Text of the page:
Danny Rogers: An intriguing future awaits Bell Pottinger

With Lord Bell's buyout of Bell Pottinger from Chime now looking likely to take place next month, we are looking at the imminent break-up of Britain's biggest PR agency.

Danny Rogers: An intriguing future awaits Bell Pottinger
Danny Rogers: An intriguing future awaits Bell Pottinger

The Bell Pottinger collective - which ranged from Bell Pottinger Sans Frontieres to Harvard PR - has performed well for many years, notching up impressive growth even through the recession years, thanks to a broad geographical and sectoral spread of business.

So while the consumer and technology sectors were tough, it was able to more than compensate by strong growth in sports PR and corporate crisis work. Its holding company Chime was even more diverse, adding advertising and market research into this successful mix.

But now Chime chairman Lord Bell - along with co-founder Piers Pottinger - has decided on the apparently brave move (at the age of 70) of 'going narrow' again; buying out the City, corporate and public affairs work from Chime.

It is a tumultuous decision and one that has personally angered Sir Martin Sorrell, the boss of WPP, which has a 20 per cent stake in Chime. Sorrell and Bell, always unlikely colleagues, are old sparring partners from the 1980s advertising days.

However, this opposition doesn't look enough to prevent the deal going through. Chime will be happy concentrating on advertising, sports marketing and full-service PR.

And one wouldn't bet against Bell making a success of his soon-to-be-formed premium consultancy business, despite some recent travails.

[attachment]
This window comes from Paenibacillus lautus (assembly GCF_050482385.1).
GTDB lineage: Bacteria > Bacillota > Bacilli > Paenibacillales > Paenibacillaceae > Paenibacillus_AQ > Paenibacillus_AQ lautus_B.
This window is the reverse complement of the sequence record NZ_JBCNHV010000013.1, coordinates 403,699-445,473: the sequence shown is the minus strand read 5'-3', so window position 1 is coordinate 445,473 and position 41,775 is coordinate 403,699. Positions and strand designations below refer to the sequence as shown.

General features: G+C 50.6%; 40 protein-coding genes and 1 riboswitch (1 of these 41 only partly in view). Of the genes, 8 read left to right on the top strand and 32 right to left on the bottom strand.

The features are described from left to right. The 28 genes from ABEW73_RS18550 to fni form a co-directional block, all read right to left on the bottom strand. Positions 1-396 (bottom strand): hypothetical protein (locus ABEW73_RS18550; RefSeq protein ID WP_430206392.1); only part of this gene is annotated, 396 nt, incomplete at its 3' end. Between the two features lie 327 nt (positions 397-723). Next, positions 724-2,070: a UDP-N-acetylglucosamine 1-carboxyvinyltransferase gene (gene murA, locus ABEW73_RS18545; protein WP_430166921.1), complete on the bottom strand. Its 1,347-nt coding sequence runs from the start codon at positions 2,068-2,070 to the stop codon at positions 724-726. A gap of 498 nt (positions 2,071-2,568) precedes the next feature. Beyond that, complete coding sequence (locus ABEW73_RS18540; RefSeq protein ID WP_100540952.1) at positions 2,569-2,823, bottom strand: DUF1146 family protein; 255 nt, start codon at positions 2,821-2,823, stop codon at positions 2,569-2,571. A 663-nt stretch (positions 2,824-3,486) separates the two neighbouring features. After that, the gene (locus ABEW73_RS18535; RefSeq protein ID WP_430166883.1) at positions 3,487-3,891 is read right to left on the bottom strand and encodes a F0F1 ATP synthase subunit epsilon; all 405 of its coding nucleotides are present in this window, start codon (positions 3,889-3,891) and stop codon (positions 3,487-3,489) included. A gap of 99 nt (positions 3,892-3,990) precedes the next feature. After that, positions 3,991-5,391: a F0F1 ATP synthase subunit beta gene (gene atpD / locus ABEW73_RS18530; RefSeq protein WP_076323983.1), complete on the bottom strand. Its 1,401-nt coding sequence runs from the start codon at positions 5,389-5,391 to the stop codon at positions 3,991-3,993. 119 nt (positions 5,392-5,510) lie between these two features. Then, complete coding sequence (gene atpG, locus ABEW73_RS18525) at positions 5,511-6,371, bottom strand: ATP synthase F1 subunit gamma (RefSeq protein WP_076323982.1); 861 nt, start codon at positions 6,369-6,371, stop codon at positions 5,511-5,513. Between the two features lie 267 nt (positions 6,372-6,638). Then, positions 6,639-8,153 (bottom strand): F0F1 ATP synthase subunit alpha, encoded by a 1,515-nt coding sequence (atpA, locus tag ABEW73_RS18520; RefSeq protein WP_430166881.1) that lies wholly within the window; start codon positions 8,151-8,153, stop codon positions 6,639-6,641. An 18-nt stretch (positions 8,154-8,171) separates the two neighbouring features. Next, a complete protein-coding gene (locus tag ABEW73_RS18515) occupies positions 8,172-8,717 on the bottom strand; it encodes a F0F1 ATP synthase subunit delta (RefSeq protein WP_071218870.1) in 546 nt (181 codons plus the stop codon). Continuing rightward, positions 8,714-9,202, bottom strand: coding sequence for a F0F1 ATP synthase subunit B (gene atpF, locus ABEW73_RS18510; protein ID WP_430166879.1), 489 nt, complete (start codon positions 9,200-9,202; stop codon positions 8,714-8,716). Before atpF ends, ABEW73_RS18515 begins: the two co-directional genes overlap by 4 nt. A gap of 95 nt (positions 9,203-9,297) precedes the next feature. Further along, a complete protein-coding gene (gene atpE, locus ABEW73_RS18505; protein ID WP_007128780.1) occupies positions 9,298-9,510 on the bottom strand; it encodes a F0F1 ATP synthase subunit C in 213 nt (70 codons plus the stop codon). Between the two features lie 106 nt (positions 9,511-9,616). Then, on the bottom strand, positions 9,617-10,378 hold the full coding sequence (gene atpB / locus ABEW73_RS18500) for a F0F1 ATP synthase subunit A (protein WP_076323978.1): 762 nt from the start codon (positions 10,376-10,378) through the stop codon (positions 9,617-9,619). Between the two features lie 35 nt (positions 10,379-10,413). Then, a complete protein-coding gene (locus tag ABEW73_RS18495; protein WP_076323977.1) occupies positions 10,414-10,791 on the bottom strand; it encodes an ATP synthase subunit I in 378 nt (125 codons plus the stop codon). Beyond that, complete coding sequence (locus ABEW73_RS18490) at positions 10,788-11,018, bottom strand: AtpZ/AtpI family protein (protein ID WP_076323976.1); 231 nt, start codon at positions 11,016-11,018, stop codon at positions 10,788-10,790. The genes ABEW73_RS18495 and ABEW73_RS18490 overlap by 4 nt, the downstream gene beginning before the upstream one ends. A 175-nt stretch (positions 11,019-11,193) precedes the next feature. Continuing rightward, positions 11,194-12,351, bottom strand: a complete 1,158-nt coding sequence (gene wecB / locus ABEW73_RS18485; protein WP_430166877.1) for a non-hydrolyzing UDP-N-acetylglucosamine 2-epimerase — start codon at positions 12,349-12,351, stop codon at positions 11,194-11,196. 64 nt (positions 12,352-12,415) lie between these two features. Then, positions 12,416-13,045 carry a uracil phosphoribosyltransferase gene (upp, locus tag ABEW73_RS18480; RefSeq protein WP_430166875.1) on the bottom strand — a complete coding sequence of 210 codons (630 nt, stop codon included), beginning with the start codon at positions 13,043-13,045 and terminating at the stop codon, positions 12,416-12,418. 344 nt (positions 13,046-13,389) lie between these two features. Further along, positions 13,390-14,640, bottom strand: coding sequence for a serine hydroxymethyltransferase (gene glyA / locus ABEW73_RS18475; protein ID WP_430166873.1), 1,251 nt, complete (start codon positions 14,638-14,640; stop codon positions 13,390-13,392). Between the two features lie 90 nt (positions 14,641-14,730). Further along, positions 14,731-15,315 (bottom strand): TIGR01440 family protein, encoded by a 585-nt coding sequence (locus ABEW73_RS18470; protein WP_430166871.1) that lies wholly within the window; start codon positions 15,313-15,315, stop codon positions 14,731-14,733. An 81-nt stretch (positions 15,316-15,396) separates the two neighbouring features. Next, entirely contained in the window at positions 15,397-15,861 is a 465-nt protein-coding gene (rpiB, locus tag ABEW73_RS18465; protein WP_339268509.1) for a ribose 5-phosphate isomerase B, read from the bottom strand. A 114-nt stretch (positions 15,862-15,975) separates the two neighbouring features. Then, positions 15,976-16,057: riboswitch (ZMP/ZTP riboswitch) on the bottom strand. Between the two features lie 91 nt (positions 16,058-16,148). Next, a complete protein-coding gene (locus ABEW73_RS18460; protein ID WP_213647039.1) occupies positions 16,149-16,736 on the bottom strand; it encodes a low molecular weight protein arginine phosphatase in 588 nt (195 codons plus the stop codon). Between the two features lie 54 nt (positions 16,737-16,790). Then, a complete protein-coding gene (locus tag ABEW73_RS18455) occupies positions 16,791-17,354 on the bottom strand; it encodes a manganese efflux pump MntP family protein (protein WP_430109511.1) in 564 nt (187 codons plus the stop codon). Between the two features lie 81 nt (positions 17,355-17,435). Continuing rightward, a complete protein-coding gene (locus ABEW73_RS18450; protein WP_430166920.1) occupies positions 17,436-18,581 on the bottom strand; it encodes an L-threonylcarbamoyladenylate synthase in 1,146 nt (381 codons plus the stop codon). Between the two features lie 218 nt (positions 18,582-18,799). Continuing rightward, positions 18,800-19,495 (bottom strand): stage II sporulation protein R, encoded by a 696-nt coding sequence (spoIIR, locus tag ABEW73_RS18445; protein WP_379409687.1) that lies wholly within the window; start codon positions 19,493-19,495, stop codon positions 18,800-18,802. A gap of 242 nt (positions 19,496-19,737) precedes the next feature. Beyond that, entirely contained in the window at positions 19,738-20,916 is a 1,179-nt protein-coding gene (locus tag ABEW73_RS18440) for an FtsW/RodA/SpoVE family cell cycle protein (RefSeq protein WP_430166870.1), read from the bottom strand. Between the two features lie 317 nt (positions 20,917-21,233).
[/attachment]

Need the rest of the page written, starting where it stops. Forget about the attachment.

Over the past year this side of Bell Pottinger's business has been hit by the double-whammy of the US government cancelling some big, lucrative PR contracts, and allegations of poor ethics against a number of the agency's consultants.

Bell, a right-wing libertarian, has always walked a fine line with his consultancy to controversial foreign regimes. This has upset some of his colleagues at Chime who have proven more sensitive to the continued media opprobrium.

But one also sees crucial strengths within the new outfit. Bell is a shrewd and charming operator who generates strong loyalty. He will take with him a number of experienced geopolitical consultants. And, importantly, he is likely to develop further James Henderson - boss of City outfit Pelham Bell Pottinger - who is a young and rising star of the PR world.

The new Bell Pottinger will be very different, but no less compelling. Chime, though a tad smaller, looks well positioned. And we can expect Sorrell's agencies to compete with Bell Pottinger with an intriguing extra edge.

Also read: How Chime Communications' break-up is unfolding and Chime Communications prepares for PR MBO

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